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Rednour v. Wayne Twp.

United States District Court, S.D. Indiana, Indianapolis Division

September 24, 2014


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[Copyrighted Material Omitted]

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For KRISTINE R. REDNOUR, Plaintiff: Courtney E. Campbell, Kevin W. Betz, BETZ & BLEVINS, Indianapolis, IN; Sandra L. Blevins, BETZ & ASSOCIATES, Indianapolis, IN.

For WAYNE TOWNSHIP, WAYNE TOWNSHIP FIRE DEPARTMENT, Defendants: Christine L. Zook, Megan J. Schueler, FERGUSON & FERGUSON, Bloomington, IN.

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This cause is before the Court on Defendants' Motion for Summary Judgment [Docket No. 38], filed on February 21, 2014 pursuant to Federal Rule of Civil Procedure 56(a); Plaintiff's Motion for Leave to File Surreply [Docket No. 91], filed on July 21, 2014; and Defendants' Motion for Leave to File Sur-Surreply [Docket No. 99], filed on September 15, 2014. For the reasons set forth below, Plaintiff's Motion for Leave to File Surreply is GRANTED in part and DENIED in part, Defendants' Motion for Leave to File Sur-Surreply is GRANTED, and Defendants' Motion for Summary Judgment is DENIED.


Plaintiff Kristine Rednour was employed by Defendant Wayne Township Fire Department (WTFD) as a paramedic from 2009 to 2011. She began her employment with WTFD in February 2009 as a reserve paramedic; in June 2009, she became a full time civilian paramedic. Rednour Dep. 45.

The Wayne Township Fire Department is a municipal entity providing fire protection and emergency services for the residents of Wayne Township, Marion County, Indiana. WTFD operates five firehouses in Wayne Township; each shift at each firehouse is staffed by two paramedics or emergency medical technicians (EMTs). Scott Dep. 149. These two emergency service providers typically operate as a team, with one driving an ambulance and the other administering patient care en route to a hospital. At the time when the events giving rise to this suit took place, Gene Konzen was the Fire Chief for Wayne Township and the head of WTFD. Konzen Dep. 33. Richard Scott was the Deputy Chief of Administration, whose responsibilities included the hiring and firing of employees and the administration of WTFD's rules, regulations, and policies. Scott Dep. 82-83, 129. Justin Sparks was the Division Chief of Emergency Medical Services, responsible for the supervision of WTFD's EMTs and paramedics. Sparks Dep. 49. Rednour's immediate supervisor at the firehouse was Lieutenant Felicity Morgan. Morgan Dep. 18. WTFD's written job description for a paramedic includes the following " essential functions and abilities" :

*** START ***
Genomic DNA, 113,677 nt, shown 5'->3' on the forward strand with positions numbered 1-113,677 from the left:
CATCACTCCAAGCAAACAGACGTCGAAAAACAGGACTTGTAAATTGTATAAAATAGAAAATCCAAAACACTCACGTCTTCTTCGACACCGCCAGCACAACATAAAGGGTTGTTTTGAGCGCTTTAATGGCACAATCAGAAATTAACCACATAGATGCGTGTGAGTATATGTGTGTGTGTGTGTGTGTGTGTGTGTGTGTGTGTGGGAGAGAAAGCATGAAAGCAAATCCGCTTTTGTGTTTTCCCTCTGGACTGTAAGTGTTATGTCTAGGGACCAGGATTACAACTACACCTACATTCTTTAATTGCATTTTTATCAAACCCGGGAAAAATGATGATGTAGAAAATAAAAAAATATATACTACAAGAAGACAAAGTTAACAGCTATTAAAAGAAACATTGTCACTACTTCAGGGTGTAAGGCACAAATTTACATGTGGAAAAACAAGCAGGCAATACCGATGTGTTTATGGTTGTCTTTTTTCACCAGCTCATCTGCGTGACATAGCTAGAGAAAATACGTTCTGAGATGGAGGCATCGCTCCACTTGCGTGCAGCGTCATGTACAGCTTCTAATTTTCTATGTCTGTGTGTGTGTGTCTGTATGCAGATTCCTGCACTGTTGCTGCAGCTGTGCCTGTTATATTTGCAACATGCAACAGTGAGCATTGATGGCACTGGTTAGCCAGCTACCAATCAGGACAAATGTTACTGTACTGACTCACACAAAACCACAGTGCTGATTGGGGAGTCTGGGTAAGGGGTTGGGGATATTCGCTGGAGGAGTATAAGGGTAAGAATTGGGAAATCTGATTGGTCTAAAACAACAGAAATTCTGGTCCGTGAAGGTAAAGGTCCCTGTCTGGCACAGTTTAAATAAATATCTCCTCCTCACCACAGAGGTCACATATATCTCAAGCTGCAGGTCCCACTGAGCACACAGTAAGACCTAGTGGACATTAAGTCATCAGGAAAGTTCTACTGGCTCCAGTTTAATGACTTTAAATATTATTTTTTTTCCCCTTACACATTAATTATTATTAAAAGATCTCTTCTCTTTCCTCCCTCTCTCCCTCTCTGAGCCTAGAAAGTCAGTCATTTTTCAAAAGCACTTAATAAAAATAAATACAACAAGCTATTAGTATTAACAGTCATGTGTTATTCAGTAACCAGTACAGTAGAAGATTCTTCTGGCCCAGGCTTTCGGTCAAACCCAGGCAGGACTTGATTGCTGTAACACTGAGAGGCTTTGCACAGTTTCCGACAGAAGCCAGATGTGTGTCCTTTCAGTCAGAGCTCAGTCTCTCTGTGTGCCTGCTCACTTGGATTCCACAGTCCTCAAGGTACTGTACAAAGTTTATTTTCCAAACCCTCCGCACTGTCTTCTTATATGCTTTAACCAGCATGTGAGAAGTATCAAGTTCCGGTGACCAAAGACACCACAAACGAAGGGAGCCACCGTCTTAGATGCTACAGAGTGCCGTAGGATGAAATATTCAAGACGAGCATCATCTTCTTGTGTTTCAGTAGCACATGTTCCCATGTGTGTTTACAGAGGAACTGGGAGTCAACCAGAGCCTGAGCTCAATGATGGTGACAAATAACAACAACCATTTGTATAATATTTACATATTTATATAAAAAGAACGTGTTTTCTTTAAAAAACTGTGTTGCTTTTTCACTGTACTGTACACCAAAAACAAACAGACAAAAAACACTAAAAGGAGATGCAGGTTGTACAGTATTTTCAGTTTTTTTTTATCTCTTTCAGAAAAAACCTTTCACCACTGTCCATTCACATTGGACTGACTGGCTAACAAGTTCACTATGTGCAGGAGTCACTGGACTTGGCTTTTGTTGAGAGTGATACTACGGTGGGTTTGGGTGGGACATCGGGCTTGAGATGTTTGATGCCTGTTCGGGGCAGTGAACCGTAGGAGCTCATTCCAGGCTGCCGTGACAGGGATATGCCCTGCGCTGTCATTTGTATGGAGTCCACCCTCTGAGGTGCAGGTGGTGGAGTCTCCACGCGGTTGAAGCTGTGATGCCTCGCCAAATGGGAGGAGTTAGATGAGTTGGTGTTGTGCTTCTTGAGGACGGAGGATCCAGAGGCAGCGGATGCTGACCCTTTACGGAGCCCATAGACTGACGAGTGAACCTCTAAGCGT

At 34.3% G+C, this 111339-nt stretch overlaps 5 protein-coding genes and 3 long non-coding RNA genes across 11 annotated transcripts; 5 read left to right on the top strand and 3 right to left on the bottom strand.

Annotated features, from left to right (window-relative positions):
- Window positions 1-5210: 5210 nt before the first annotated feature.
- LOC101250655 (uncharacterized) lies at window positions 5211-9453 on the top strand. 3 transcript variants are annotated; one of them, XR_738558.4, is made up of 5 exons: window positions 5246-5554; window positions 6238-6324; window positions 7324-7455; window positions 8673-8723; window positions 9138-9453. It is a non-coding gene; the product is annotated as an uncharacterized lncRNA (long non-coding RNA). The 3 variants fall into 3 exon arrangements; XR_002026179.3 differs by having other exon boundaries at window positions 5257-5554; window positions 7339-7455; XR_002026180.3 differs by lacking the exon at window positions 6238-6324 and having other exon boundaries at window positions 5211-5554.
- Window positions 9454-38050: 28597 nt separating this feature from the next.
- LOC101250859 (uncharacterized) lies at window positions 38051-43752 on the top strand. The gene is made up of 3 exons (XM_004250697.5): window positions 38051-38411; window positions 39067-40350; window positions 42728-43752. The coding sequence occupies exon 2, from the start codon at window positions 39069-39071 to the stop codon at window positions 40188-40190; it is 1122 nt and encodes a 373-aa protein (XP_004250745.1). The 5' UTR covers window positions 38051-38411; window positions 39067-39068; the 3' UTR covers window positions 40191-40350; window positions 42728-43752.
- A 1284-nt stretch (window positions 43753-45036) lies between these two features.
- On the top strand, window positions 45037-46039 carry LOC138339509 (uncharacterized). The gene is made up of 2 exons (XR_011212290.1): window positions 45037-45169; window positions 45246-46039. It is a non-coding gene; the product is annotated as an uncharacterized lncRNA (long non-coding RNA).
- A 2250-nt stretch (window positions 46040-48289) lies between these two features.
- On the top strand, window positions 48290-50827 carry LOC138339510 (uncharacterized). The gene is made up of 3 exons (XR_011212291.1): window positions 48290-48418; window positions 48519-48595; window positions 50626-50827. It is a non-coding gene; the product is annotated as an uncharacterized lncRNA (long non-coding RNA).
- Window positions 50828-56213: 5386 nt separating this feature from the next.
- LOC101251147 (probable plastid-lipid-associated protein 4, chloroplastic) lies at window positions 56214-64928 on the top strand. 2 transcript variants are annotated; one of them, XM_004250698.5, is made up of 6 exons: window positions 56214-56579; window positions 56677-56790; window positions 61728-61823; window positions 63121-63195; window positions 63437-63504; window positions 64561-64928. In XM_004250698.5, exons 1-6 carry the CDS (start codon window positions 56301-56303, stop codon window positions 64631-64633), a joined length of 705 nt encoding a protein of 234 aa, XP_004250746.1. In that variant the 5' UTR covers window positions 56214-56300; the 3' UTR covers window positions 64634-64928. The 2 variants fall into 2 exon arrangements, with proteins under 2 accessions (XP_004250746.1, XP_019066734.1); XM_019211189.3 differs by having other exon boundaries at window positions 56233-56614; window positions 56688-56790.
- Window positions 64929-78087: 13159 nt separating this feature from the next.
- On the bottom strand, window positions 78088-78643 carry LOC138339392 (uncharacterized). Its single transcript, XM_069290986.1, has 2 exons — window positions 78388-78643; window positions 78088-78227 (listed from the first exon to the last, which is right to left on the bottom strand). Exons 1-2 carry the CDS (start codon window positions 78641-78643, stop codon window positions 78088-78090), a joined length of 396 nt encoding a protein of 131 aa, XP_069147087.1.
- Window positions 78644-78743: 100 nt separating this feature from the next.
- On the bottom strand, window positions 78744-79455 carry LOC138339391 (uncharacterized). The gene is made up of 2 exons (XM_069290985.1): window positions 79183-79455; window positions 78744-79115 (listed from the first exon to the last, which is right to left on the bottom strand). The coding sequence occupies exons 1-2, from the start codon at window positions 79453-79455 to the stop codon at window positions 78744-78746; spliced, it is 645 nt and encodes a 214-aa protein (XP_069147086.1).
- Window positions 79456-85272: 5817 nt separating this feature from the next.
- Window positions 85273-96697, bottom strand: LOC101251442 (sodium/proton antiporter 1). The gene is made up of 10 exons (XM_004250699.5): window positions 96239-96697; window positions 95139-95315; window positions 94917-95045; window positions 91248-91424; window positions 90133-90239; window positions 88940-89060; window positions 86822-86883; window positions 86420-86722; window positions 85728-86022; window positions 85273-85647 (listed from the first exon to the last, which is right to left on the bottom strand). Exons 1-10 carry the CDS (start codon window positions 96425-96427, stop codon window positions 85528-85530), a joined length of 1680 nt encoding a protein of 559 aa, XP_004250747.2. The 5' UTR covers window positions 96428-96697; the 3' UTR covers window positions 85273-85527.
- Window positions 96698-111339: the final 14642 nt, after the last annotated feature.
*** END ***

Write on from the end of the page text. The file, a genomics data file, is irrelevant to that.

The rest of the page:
o " [A]bility to exercise judgment in unique and ever-changing environments, make quick, appropriate and rational decisions, perfo[rm][1] complex tasks, remain calm, and bring order to stressful situations," Konzen Aff., Ex. 1 at ¶ 4.1.5;
o " Ability to assess the medical needs of and provide care to patients, to carry patients and equipment under a wide variety of difficult circumstances, drive an emergency vehicle under all conditions, and record and accurately relay information by telephone, radio, in writing, and in person," id. at ¶ 4.1.7;
o " Ability to follow complex verbal and written instructions and confo[rm] to established practices, protocols, and policies," id. at ¶ 4.1.8;
o " Good oral and written communications skills with the ability to read technical info[rm]ation and accurately assimilate and use such info[rm]ation," id. at ¶ 4.1.9;

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o " Monitor[] patient while in transport and continue[] treatment as indicated; provide feedback as authorized to other involved personnel regarding outcome of [ambulance] run," id. at ¶ 4.6; and
o " Ability to safely and effectively operate emergency and non-emergency vehicles under all conditions." Id. at ¶ 4.7.1.

The WTFD Standard Operating Guidelines also provide that paramedics must be " in the vehicle and responding within one (1) minute of dispatch," and should arrive on the scene within 10 minutes for all emergency calls meeting urgency criteria. Konzen Aff., Ex. 2.

Rednour has type 1 diabetes, which was diagnosed when she was 12 years old. Rednour Dep. 50. She treats her diabetes with an insulin pump, and she monitors her blood sugar some 6-10 times per day. Id. at 55. For type 1 diabetics, the regular administration of insulin doses prevents life-threatening high blood sugar levels, but can in turn lead to hypoglycemia--an abnormally low blood sugar level that can impair cognitive and bodily functioning when it reaches certain thresholds.[2] Endocrinologist Samuel Wentworth, M.D. has treated Rednour's diabetes for more than twenty years. Because of Rednour's concerns about the long-term effects of high blood sugar on her health, Wentworth explains that Rednour " tends to run her blood sugars as close to physiological as possible," which creates a " tendency to have low blood sugar." Wentworth Dep. 39. See also Rednour Dep. 63. Rednour testifies that she begins to experience some initial physical symptoms when her blood sugar drops below 70 mg/dL: " When I can't communicate or I start yawning . . . I check my sugar, and that's usually right below 70 . . . my yawning will start at 74 and below." Rednour Dep. 63. Rednour made ...

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